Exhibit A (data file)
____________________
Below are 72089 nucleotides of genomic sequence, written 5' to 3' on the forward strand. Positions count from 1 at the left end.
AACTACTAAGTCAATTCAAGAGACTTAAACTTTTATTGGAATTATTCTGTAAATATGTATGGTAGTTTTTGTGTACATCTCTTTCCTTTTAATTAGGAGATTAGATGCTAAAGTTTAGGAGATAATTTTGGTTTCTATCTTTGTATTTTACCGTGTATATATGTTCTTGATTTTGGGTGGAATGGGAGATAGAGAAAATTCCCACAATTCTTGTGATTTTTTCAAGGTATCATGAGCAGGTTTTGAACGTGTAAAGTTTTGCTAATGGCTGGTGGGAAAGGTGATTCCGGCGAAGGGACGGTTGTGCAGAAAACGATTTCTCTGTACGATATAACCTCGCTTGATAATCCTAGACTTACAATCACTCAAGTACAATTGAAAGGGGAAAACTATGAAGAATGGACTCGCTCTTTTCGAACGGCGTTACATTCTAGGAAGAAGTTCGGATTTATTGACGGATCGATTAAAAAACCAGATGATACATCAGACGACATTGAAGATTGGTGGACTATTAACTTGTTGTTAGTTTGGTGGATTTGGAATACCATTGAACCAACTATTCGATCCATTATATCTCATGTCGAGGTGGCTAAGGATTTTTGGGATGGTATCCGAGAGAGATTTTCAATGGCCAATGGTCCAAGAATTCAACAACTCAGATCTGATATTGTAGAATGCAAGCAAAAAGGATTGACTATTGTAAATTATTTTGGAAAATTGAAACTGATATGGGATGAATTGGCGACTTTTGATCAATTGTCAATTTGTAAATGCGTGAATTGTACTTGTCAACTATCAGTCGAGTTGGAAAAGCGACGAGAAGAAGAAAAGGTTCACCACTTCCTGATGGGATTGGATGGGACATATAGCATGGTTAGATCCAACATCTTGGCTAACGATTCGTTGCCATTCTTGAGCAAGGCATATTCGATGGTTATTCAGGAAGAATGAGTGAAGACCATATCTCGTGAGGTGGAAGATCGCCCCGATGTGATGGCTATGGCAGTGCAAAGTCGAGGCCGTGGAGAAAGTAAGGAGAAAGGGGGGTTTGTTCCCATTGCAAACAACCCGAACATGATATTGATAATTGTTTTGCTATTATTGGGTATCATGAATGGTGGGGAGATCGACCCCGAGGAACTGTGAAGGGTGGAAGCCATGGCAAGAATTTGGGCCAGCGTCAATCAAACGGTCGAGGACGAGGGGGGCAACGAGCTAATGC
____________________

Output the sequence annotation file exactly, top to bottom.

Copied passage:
Below are 72089 nucleotides of genomic sequence, written 5' to 3' on the forward strand. Positions count from 1 at the left end.
AACTACTAAGTCAATTCAAGAGACTTAAACTTTTATTGGAATTATTCTGTAAATATGTATGGTAGTTTTTGTGTACATCTCTTTCCTTTTAATTAGGAGATTAGATGCTAAAGTTTAGGAGATAATTTTGGTTTCTATCTTTGTATTTTACCGTGTATATATGTTCTTGATTTTGGGTGGAATGGGAGATAGAGAAAATTCCCACAATTCTTGTGATTTTTTCAAGGTATCATGAGCAGGTTTTGAACGTGTAAAGTTTTGCTAATGGCTGGTGGGAAAGGTGATTCCGGCGAAGGGACGGTTGTGCAGAAAACGATTTCTCTGTACGATATAACCTCGCTTGATAATCCTAGACTTACAATCACTCAAGTACAATTGAAAGGGGAAAACTATGAAGAATGGACTCGCTCTTTTCGAACGGCGTTACATTCTAGGAAGAAGTTCGGATTTATTGACGGATCGATTAAAAAACCAGATGATACATCAGACGACATTGAAGATTGGTGGACTATTAACTTGTTGTTAGTTTGGTGGATTTGGAATACCATTGAACCAACTATTCGATCCATTATATCTCATGTCGAGGTGGCTAAGGATTTTTGGGATGGTATCCGAGAGAGATTTTCAATGGCCAATGGTCCAAGAATTCAACAACTCAGATCTGATATTGTAGAATGCAAGCAAAAAGGATTGACTATTGTAAATTATTTTGGAAAATTGAAACTGATATGGGATGAATTGGCGACTTTTGATCAATTGTCAATTTGTAAATGCGTGAATTGTACTTGTCAACTATCAGTCGAGTTGGAAAAGCGACGAGAAGAAGAAAAGGTTCACCACTTCCTGATGGGATTGGATGGGACATATAGCATGGTTAGATCCAACATCTTGGCTAACGATTCGTTGCCATTCTTGAGCAAGGCATATTCGATGGTTATTCAGGAAGAATGAGTGAAGACCATATCTCGTGAGGTGGAAGATCGCCCCGATGTGATGGCTATGGCAGTGCAAAGTCGAGGCCGTGGAGAAAGTAAGGAGAAAGGGGGGTTTGTTCCCATTGCAAACAACCCGAACATGATATTGATAATTGTTTTGCTATTATTGGGTATCATGAATGGTGGGGAGATCGACCCCGAGGAACTGTGAAGGGTGGAAGCCATGGCAAGAATTTGGGCCAGCGTCAATCAAACGGTCGAGGACGAGGGGGGCAACGAGCTAATGC